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Where to Buy Legal Weed in Vermont on October 1

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Published September 30, 2022 at 2:28 p.m.


FILE: LUKE EASTMAN
  • File: Luke Eastman
On Saturday morning, October 1, adult-use cannabis retailers in Burlington, Middlebury and Rutland will open their doors for the first time. Here's what you need to know about Vermont's big day.

Burlington

Ceres Collaborative, 190 College Street, 10 a.m. to 8 p.m., seven days a week
The folks at Ceres say they only just finished setting up their store. But it will be open, and it will have weed. That's according to Russ Todia, the company's chief operating officer.

"We're not going to have a tremendous selection," Todia acknowledged. But they'll sell 12 different strains of smokable cannabis flower, pre-rolled joints "and a bunch of vape cartridge options," he said. "We will be selling a variety of gummies, we will have distillate hash and a salve."
Todia expects to have a crowd on opening day and has hired Chocolate Thunder Security to help it manage for the first few weeks. He's uncertain how long the store's inventory will last, but he hopes long enough for them to re-up their supplies.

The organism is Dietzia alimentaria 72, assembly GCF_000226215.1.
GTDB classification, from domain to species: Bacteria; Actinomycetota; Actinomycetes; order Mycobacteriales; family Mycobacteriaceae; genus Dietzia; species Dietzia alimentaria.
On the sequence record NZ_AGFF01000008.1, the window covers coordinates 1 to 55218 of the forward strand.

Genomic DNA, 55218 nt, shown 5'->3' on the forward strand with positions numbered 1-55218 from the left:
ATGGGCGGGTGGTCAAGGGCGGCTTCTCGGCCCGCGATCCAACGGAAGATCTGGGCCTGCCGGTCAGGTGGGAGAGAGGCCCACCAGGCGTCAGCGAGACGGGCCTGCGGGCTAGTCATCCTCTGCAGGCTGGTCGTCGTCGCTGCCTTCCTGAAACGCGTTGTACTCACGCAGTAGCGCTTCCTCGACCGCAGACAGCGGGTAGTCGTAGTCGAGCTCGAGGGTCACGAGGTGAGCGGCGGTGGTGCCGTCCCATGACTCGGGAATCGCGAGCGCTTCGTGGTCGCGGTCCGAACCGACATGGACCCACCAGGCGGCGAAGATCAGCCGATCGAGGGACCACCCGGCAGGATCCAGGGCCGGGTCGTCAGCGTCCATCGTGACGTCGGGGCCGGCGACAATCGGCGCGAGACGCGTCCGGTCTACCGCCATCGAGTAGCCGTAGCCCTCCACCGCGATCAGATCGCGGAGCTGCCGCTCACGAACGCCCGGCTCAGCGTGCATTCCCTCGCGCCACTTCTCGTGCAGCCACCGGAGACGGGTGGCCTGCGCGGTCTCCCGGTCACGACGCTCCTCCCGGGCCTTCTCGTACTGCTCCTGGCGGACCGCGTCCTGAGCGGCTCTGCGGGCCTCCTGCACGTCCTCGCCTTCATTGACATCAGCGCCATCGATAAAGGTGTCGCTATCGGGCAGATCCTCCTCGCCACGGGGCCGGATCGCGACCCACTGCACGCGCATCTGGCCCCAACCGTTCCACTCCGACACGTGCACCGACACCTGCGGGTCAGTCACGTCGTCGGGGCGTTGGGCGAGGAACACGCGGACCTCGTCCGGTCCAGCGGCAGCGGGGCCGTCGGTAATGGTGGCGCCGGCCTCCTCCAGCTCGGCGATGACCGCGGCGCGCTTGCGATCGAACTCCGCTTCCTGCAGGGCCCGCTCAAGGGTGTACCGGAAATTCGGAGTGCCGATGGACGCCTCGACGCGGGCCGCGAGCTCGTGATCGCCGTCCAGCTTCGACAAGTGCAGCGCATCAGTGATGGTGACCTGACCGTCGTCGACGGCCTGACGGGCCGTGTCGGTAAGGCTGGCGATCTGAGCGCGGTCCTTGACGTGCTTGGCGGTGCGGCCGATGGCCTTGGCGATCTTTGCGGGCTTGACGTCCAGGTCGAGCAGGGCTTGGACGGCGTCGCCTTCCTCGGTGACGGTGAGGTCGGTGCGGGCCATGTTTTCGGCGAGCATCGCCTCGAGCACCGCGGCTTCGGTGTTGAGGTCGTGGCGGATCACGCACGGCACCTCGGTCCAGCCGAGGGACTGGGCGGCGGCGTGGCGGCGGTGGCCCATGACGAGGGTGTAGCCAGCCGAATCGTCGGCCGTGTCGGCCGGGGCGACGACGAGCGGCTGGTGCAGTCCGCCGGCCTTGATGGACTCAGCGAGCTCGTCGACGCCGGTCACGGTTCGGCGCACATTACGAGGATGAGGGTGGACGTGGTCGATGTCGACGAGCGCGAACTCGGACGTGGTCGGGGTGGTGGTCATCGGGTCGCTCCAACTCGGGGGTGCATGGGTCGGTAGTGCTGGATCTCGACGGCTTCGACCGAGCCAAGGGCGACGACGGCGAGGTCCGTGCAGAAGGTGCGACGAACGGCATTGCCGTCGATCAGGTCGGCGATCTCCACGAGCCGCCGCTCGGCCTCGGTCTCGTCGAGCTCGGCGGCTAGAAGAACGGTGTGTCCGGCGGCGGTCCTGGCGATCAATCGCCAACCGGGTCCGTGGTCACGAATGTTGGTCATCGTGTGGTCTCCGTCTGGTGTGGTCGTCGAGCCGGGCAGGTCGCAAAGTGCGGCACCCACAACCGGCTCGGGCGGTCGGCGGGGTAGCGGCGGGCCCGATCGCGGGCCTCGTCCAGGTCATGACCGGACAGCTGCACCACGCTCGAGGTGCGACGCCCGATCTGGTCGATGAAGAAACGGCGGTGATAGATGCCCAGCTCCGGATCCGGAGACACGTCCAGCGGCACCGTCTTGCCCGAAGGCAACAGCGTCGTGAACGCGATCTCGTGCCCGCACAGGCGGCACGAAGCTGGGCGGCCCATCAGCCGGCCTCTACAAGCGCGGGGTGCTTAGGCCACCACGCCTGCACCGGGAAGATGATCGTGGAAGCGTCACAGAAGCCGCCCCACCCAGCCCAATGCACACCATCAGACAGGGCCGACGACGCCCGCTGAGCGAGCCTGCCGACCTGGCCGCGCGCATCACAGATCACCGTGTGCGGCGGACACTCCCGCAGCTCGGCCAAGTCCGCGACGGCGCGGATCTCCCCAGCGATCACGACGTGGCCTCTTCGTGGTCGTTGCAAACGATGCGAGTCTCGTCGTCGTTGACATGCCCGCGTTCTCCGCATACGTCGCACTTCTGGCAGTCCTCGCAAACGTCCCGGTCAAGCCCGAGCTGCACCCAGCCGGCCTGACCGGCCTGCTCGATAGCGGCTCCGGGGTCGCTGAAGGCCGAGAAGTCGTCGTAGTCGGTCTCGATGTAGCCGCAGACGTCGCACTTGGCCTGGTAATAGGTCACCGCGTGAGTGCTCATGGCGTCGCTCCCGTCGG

"We have inventory, but we're gonna be a little hand-to-mouth," Todia said. "We're trying to have at least a week-plus of inventory before we open, based on our forecast. But who knows what actual demand will be?"



Ceres' storefront on College Street, Burlington - SASHA GOLDSTEIN ©️ SEVEN DAYS
  • Sasha Goldstein ©️ Seven Days
  • Ceres' storefront on College Street, Burlington
Ceres could soon have company in the Queen City, which is expected to be a popular spot for cannabis retailers. The folks at Green State Dispensary at 699 Pine Street have the OK from Burlington's local Cannabis Control Commission but are still waiting for the green light from the state.

Brooke Jenkins, the company's chief operating officer, expects the state to sign off on Wednesday, October 5, which would allow Green State to open the following Friday. The store will have cannabis flower for sale and possibly gummies and capsules.

"We are staffed, we're secure, we're ready to go," Jenkins said. "We're just waiting on that final approval."

Middlebury

FLŌRA Cannabis, 2 Park Street, Tuesday through Saturday, 11 a.m. to 7 p.m.; Sunday, noon to 5 p.m. Closed Monday.
Expect a show when this place opens. Co-owner Dave Silberman, a prominent cannabis activist and attorney, plans a ribbon cutting and has invited state lawmakers who helped pass the bill that legalized retail sales.

"I got the ceremonial giant scissors from the chamber of commerce," Silberman said with a laugh.
To start, the store will have cannabis flower and pre-rolls, Silberman said, "and within a couple of weeks, we should see edibles dribbling in."

Silberman is expecting a crowd but said he discussed a plan with the police chief and feels ready.

"I don't think we expect any trouble. But there could be lines," he said. "I hope we'll be able to move the line quickly and get people the products that they love."

Rutland

Mountain Girl Cannabis, 174 West Street, Thursday through Monday, 11 a.m. to 6 p.m. Closed Tuesday and Wednesday.